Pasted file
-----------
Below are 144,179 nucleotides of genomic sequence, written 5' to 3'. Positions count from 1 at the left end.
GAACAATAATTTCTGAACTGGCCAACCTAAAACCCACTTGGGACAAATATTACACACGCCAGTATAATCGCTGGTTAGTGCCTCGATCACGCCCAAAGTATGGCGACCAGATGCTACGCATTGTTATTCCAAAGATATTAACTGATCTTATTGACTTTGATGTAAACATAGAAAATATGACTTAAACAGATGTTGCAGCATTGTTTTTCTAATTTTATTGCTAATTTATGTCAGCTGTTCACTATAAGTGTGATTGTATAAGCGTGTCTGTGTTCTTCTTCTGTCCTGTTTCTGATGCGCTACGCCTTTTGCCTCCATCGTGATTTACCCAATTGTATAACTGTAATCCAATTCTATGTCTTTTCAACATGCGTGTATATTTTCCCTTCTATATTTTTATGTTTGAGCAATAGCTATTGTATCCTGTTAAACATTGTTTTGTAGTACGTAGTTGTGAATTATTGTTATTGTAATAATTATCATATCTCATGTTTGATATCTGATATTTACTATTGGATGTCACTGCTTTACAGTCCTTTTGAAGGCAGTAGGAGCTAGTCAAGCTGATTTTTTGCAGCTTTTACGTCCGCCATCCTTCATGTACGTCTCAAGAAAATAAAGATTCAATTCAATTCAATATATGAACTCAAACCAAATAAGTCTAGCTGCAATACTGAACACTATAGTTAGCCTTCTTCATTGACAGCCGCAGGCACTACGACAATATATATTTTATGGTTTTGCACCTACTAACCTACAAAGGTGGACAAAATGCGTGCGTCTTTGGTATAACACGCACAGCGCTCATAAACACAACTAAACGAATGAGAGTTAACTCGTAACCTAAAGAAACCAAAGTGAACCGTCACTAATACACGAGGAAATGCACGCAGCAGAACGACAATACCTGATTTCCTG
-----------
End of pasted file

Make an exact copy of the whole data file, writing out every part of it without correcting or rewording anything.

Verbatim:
Below are 144,179 nucleotides of genomic sequence, written 5' to 3'. Positions count from 1 at the left end.
GAACAATAATTTCTGAACTGGCCAACCTAAAACCCACTTGGGACAAATATTACACACGCCAGTATAATCGCTGGTTAGTGCCTCGATCACGCCCAAAGTATGGCGACCAGATGCTACGCATTGTTATTCCAAAGATATTAACTGATCTTATTGACTTTGATGTAAACATAGAAAATATGACTTAAACAGATGTTGCAGCATTGTTTTTCTAATTTTATTGCTAATTTATGTCAGCTGTTCACTATAAGTGTGATTGTATAAGCGTGTCTGTGTTCTTCTTCTGTCCTGTTTCTGATGCGCTACGCCTTTTGCCTCCATCGTGATTTACCCAATTGTATAACTGTAATCCAATTCTATGTCTTTTCAACATGCGTGTATATTTTCCCTTCTATATTTTTATGTTTGAGCAATAGCTATTGTATCCTGTTAAACATTGTTTTGTAGTACGTAGTTGTGAATTATTGTTATTGTAATAATTATCATATCTCATGTTTGATATCTGATATTTACTATTGGATGTCACTGCTTTACAGTCCTTTTGAAGGCAGTAGGAGCTAGTCAAGCTGATTTTTTGCAGCTTTTACGTCCGCCATCCTTCATGTACGTCTCAAGAAAATAAAGATTCAATTCAATTCAATATATGAACTCAAACCAAATAAGTCTAGCTGCAATACTGAACACTATAGTTAGCCTTCTTCATTGACAGCCGCAGGCACTACGACAATATATATTTTATGGTTTTGCACCTACTAACCTACAAAGGTGGACAAAATGCGTGCGTCTTTGGTATAACACGCACAGCGCTCATAAACACAACTAAACGAATGAGAGTTAACTCGTAACCTAAAGAAACCAAAGTGAACCGTCACTAATACACGAGGAAATGCACGCAGCAGAACGACAATACCTGATTTCCTG